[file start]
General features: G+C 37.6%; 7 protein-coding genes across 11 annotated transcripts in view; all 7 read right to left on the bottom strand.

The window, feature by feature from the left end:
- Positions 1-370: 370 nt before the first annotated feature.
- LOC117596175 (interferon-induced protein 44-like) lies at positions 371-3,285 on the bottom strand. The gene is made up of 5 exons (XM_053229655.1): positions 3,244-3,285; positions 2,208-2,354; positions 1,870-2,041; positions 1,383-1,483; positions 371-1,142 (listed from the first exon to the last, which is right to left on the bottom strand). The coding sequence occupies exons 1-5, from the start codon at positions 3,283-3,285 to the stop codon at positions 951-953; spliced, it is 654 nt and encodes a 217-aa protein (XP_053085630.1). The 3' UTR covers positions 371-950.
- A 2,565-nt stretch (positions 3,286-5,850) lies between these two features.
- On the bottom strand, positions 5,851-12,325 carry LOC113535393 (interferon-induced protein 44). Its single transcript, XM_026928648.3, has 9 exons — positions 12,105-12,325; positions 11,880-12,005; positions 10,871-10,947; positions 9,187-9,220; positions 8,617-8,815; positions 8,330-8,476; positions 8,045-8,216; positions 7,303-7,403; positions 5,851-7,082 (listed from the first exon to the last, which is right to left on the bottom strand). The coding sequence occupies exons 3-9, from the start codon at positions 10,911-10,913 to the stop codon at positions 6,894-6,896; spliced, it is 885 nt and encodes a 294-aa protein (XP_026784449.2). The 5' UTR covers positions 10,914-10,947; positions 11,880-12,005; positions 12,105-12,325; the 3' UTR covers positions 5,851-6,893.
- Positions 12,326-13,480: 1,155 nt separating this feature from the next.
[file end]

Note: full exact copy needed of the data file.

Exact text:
General features: G+C 37.6%; 7 protein-coding genes across 11 annotated transcripts in view; all 7 read right to left on the bottom strand.

The window, feature by feature from the left end:
- Positions 1-370: 370 nt before the first annotated feature.
- LOC117596175 (interferon-induced protein 44-like) lies at positions 371-3,285 on the bottom strand. The gene is made up of 5 exons (XM_053229655.1): positions 3,244-3,285; positions 2,208-2,354; positions 1,870-2,041; positions 1,383-1,483; positions 371-1,142 (listed from the first exon to the last, which is right to left on the bottom strand). The coding sequence occupies exons 1-5, from the start codon at positions 3,283-3,285 to the stop codon at positions 951-953; spliced, it is 654 nt and encodes a 217-aa protein (XP_053085630.1). The 3' UTR covers positions 371-950.
- A 2,565-nt stretch (positions 3,286-5,850) lies between these two features.
- On the bottom strand, positions 5,851-12,325 carry LOC113535393 (interferon-induced protein 44). Its single transcript, XM_026928648.3, has 9 exons — positions 12,105-12,325; positions 11,880-12,005; positions 10,871-10,947; positions 9,187-9,220; positions 8,617-8,815; positions 8,330-8,476; positions 8,045-8,216; positions 7,303-7,403; positions 5,851-7,082 (listed from the first exon to the last, which is right to left on the bottom strand). The coding sequence occupies exons 3-9, from the start codon at positions 10,911-10,913 to the stop codon at positions 6,894-6,896; spliced, it is 885 nt and encodes a 294-aa protein (XP_026784449.2). The 5' UTR covers positions 10,914-10,947; positions 11,880-12,005; positions 12,105-12,325; the 3' UTR covers positions 5,851-6,893.
- Positions 12,326-13,480: 1,155 nt separating this feature from the next.